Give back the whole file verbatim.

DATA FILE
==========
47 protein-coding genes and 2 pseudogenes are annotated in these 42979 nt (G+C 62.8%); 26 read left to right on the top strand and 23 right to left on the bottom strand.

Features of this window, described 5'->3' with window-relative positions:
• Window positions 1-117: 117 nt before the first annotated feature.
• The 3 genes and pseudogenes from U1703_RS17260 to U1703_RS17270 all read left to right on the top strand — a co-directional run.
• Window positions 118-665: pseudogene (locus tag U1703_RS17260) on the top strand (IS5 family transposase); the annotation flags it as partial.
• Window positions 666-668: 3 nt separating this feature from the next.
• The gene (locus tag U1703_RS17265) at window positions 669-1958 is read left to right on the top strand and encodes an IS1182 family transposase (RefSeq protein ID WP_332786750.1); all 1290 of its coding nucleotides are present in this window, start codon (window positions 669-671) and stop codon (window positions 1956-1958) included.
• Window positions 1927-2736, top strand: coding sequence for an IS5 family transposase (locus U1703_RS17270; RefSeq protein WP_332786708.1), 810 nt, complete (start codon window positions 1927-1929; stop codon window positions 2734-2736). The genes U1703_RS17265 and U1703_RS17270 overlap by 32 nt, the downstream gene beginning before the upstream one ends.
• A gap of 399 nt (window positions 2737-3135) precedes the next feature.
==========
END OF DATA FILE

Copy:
47 protein-coding genes and 2 pseudogenes are annotated in these 42979 nt (G+C 62.8%); 26 read left to right on the top strand and 23 right to left on the bottom strand.

Features of this window, described 5'->3' with window-relative positions:
• Window positions 1-117: 117 nt before the first annotated feature.
• The 3 genes and pseudogenes from U1703_RS17260 to U1703_RS17270 all read left to right on the top strand — a co-directional run.
• Window positions 118-665: pseudogene (locus tag U1703_RS17260) on the top strand (IS5 family transposase); the annotation flags it as partial.
• Window positions 666-668: 3 nt separating this feature from the next.
• The gene (locus tag U1703_RS17265) at window positions 669-1958 is read left to right on the top strand and encodes an IS1182 family transposase (RefSeq protein ID WP_332786750.1); all 1290 of its coding nucleotides are present in this window, start codon (window positions 669-671) and stop codon (window positions 1956-1958) included.
• Window positions 1927-2736, top strand: coding sequence for an IS5 family transposase (locus U1703_RS17270; RefSeq protein WP_332786708.1), 810 nt, complete (start codon window positions 1927-1929; stop codon window positions 2734-2736). The genes U1703_RS17265 and U1703_RS17270 overlap by 32 nt, the downstream gene beginning before the upstream one ends.
• A gap of 399 nt (window positions 2737-3135) precedes the next feature.